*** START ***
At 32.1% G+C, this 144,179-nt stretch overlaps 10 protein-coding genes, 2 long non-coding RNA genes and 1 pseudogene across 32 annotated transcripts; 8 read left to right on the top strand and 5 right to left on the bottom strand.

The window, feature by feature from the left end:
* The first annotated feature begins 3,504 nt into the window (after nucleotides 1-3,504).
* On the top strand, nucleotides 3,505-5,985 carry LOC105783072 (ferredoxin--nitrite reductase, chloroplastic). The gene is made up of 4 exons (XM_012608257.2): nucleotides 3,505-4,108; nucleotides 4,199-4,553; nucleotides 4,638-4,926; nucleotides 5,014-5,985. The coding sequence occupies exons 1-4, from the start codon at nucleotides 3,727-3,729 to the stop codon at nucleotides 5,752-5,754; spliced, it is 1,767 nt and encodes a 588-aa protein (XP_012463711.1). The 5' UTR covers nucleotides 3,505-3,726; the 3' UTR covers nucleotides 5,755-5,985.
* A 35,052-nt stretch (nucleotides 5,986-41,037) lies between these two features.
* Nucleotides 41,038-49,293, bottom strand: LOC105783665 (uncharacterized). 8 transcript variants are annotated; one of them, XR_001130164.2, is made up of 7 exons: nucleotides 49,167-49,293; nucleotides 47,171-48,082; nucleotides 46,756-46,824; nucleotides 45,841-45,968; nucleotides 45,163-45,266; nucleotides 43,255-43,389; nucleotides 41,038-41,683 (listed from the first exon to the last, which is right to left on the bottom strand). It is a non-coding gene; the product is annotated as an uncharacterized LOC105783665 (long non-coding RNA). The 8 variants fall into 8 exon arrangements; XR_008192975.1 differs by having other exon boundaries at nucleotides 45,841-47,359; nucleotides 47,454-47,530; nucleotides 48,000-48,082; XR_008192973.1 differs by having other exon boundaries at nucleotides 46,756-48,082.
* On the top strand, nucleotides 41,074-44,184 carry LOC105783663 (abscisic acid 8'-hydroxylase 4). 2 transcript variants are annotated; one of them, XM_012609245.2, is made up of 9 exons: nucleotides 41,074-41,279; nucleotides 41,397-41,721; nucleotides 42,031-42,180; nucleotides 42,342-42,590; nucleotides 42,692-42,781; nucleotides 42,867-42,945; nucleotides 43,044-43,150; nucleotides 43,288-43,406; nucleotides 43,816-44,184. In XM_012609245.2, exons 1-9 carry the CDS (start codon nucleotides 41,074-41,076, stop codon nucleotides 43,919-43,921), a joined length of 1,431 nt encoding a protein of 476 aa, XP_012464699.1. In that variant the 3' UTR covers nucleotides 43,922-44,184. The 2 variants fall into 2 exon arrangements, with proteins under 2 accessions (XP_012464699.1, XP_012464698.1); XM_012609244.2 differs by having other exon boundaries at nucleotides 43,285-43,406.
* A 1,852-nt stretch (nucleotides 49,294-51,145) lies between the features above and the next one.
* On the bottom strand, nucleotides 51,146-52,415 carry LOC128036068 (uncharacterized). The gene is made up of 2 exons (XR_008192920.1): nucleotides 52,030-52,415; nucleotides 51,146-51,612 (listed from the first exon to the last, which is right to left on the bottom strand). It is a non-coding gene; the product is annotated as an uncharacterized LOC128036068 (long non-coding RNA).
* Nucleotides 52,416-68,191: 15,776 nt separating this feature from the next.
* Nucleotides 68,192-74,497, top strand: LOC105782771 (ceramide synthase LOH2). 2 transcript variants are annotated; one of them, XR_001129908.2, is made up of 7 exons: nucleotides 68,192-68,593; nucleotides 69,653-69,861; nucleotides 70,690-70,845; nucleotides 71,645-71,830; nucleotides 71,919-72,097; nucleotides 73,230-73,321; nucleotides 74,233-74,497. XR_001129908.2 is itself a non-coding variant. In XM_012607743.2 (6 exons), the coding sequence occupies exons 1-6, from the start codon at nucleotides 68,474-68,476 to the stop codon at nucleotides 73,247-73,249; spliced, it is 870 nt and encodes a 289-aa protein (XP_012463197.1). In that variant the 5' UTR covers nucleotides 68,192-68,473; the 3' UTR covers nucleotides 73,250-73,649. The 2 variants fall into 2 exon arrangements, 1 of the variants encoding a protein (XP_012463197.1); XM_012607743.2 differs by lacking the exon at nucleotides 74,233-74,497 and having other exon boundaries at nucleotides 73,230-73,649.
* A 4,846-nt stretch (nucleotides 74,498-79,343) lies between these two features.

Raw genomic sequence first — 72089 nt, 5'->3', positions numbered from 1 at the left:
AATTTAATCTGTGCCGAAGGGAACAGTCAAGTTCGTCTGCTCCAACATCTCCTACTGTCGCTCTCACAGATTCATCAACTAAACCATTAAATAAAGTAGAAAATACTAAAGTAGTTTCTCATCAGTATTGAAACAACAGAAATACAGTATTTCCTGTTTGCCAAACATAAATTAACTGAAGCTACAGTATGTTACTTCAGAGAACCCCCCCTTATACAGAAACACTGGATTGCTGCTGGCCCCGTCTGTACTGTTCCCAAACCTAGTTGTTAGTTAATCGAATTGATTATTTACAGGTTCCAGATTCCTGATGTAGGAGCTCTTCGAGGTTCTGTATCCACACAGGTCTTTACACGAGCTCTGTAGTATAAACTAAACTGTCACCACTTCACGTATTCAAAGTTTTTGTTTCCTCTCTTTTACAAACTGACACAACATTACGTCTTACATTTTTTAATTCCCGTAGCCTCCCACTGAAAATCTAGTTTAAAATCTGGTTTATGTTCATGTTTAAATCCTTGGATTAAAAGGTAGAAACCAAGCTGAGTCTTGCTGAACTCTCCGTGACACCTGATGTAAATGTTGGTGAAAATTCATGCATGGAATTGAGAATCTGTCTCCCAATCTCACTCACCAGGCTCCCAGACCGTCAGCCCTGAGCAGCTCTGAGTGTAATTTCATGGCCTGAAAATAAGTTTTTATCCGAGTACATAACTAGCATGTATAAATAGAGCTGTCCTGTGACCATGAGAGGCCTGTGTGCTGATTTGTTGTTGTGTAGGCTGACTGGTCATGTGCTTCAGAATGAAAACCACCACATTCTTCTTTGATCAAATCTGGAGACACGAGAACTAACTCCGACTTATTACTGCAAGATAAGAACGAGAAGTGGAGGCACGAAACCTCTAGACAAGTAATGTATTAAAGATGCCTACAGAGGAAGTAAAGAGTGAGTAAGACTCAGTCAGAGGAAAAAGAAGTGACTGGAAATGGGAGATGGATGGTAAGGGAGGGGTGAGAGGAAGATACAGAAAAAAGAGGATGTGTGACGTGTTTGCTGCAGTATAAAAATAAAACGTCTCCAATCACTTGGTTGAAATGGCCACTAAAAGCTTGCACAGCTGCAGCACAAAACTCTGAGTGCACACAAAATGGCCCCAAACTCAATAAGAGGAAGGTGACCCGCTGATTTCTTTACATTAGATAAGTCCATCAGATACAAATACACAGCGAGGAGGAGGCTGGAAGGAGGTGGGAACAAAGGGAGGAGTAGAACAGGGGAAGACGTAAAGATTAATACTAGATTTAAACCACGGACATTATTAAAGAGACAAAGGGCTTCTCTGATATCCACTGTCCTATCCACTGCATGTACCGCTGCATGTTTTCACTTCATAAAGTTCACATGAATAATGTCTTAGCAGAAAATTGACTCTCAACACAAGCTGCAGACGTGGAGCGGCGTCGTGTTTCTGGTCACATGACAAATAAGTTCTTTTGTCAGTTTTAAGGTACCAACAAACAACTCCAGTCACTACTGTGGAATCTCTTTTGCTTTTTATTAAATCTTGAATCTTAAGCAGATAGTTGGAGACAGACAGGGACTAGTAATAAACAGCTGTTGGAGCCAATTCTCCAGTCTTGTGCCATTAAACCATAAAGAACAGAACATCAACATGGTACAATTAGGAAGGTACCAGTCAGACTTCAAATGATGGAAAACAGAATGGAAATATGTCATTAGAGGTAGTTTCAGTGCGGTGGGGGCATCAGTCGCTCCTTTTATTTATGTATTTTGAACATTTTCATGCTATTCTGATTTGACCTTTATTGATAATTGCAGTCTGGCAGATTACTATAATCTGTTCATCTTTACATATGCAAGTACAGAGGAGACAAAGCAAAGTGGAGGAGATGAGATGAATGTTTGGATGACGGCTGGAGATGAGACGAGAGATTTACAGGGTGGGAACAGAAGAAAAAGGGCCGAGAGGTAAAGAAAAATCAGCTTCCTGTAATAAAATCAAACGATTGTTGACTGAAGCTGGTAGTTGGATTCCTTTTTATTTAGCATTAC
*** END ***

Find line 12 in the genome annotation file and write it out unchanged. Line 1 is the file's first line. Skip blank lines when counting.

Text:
* A 4,846-nt stretch (nucleotides 74,498-79,343) lies between these two features.